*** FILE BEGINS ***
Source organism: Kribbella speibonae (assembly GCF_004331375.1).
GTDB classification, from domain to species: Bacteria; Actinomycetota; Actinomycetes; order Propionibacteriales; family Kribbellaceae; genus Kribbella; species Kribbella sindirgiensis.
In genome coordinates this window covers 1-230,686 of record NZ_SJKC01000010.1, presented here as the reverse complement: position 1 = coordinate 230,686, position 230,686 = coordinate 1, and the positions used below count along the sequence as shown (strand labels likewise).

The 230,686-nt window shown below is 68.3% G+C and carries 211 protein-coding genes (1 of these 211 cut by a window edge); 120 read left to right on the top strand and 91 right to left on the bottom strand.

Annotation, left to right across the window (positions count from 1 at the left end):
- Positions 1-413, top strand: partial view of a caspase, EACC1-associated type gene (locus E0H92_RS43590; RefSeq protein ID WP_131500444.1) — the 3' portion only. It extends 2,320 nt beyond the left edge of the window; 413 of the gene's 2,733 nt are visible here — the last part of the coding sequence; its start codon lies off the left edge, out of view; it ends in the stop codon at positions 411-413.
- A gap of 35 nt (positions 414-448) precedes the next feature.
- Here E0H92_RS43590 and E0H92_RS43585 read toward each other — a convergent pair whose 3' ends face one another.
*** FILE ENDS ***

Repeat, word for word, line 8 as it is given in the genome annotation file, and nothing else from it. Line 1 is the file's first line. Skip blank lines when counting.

- Here E0H92_RS43590 and E0H92_RS43585 read toward each other — a convergent pair whose 3' ends face one another.